“Cisco Learning Labs go beyond the Cisco simulator Packet Tracer by enabling virtual access to actual CCNA, CCNP, and CCIP practice lab bundles that are powered by Cisco IOS Software on UNIX. For the first time, Cisco labs are available for both routing and core switching features, giving you the practical experience that is desired to boost your knowledge and confidence before taking your Cisco certification exam.”
Cisco Learning Labs are online labs “powered by” Cisco IOS on Unix (IOU), which you probably haven’t heard of before if you’re new to the world of Cisco — or maybe even if you’re not!
“IOS on Unix (IOU) is a fully working version of IOS that runs as a user mode UNIX (Solaris) process. IOU is built as a native Solaris image and run just like any other program. IOU supports all platform independent protocols and features.”
Cisco IOS is the software (think “operating system”) used on many of Cisco’s routers and switches, especially the ones you’ll be working with as you progress towards the CCNA. Cisco simply compiles the same IOS code to run on Unix operating systems (Solaris, Linux, OS X, and perhaps others) for use by Cisco engineers and some lucky customers.
For many years, Cisco IOU was highly protected and obtaining a copy was extremely difficult and only possible in very limited circumstances. In September 2010, on my flight home from the Net Field Day event, I ended up sitting next to a Cisco employee who “forgot” a USB drive (with the Cisco IOU software on it) in his seat as he exited the plane. Several months later, after it started showing up on BitTorrent sites, I wrote up the Cisco IOU FAQ in order to help others use the software.
Why Would I Use IOU?
In an ideal world, we’d all home a rack full of Cisco routers and switches at home to practice on (and free electricity!). Unfortunately, that’s simply not possible for everyone. For those aren’t lucky enough to have a home Cisco lab, IOU presents a great alternative.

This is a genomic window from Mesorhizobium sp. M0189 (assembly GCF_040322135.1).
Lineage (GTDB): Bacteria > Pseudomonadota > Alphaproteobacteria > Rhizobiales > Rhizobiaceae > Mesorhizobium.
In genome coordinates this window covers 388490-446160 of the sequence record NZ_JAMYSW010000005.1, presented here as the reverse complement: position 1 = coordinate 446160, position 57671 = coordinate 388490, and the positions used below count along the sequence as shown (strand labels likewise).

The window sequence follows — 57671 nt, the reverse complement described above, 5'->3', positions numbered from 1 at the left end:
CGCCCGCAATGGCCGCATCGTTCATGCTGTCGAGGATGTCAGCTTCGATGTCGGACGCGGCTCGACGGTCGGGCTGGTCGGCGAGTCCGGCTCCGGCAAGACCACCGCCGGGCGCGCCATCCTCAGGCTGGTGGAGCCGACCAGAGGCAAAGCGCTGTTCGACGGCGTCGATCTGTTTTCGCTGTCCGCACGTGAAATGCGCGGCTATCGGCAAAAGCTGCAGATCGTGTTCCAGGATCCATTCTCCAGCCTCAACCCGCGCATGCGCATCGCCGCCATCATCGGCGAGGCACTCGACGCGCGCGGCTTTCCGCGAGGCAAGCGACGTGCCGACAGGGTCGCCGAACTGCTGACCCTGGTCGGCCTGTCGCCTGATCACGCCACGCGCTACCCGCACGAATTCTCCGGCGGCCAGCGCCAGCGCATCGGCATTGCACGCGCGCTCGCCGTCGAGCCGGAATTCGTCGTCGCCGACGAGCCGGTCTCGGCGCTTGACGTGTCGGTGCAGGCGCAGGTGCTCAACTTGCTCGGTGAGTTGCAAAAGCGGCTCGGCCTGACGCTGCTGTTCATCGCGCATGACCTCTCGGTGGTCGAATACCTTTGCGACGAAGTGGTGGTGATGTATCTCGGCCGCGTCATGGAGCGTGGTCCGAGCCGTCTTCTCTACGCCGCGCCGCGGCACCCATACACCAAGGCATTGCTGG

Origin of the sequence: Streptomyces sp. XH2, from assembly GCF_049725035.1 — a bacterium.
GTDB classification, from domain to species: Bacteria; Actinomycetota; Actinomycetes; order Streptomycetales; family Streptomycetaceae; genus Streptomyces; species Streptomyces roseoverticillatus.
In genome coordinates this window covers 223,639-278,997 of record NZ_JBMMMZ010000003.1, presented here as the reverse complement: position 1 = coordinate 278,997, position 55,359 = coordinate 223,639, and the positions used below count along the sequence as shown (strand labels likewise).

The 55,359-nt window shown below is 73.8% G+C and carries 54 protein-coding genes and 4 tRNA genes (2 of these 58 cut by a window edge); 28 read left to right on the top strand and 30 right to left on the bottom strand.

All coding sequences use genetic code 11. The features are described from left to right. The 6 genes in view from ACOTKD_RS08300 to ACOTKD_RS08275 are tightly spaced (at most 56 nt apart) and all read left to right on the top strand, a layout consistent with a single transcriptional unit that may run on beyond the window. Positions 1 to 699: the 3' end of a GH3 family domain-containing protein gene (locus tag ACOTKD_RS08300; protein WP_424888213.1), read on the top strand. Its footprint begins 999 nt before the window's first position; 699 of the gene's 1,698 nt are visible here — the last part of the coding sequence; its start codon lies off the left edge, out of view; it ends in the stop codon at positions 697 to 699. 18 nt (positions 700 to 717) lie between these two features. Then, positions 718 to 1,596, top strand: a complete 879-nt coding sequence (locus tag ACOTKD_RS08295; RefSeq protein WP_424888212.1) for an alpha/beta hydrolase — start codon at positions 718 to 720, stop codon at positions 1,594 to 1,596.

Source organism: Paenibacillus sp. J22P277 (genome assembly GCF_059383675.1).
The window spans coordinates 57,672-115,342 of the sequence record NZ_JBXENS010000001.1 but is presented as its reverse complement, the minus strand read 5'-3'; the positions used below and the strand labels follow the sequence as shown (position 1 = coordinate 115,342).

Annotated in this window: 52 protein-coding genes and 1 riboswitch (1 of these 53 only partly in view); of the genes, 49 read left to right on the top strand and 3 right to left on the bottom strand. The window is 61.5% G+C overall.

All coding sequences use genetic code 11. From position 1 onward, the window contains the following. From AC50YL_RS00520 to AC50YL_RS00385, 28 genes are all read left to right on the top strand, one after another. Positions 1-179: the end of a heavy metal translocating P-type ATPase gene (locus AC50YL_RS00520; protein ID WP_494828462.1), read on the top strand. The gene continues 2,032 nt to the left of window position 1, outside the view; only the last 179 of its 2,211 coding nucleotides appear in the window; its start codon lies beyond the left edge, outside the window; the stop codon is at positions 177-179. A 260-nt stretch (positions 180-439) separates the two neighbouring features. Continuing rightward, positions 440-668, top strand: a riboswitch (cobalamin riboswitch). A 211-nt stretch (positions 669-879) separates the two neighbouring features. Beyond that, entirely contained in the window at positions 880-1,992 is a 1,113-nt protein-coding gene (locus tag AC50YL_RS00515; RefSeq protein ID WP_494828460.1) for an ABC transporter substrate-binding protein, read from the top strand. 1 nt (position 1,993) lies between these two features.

One of the biggest advantages of Cisco IOU is that you can run many “virtual routers” on a standard PC running Linux. To illustrate, I have had 100 virtual routers running simultaneously on a single Pentium 4 class PC. You can emulate entire enterprise networks on a standard computer, with nearly full functionality. The primary features that aren’t supported are voice functionality, quality-of-service, and configuration registers. There are also some issues when using redundant links between virtual switches.
Back in April 2011, a few months after IOU “leaked” onto the Internet, the Cisco Learning Labs became available. To get a quick overview, check out the presentation slides posted by Greg Ferro of the Packet Pushers podcast. In addition, Jeremy Stretch wrote up A Review of Cisco’s New Learning Labs and Brandon Carroll created the Quick Look at The Cisco Learning Network Learning Labs video, which you can watch below.
I’m using Cisco IOU extensively for the lab exercises here on the web site. There are, however, some things that don’t work very well on IOU and in those cases I’ll be using my home Cisco lab. Check out the Free CCNA Labs Topology page to see the actual network topology I’m using in IOU.
Where Can I Get IOU?
It’s quite possible that you can find the IOU software available on various Internet sites but, as far as I’m aware, no one has been creating labs based on it. For that, you may have to shell out some cash for the Learning Labs.
I have posted a video which provides an educational look into the Cisco IOU Licensing.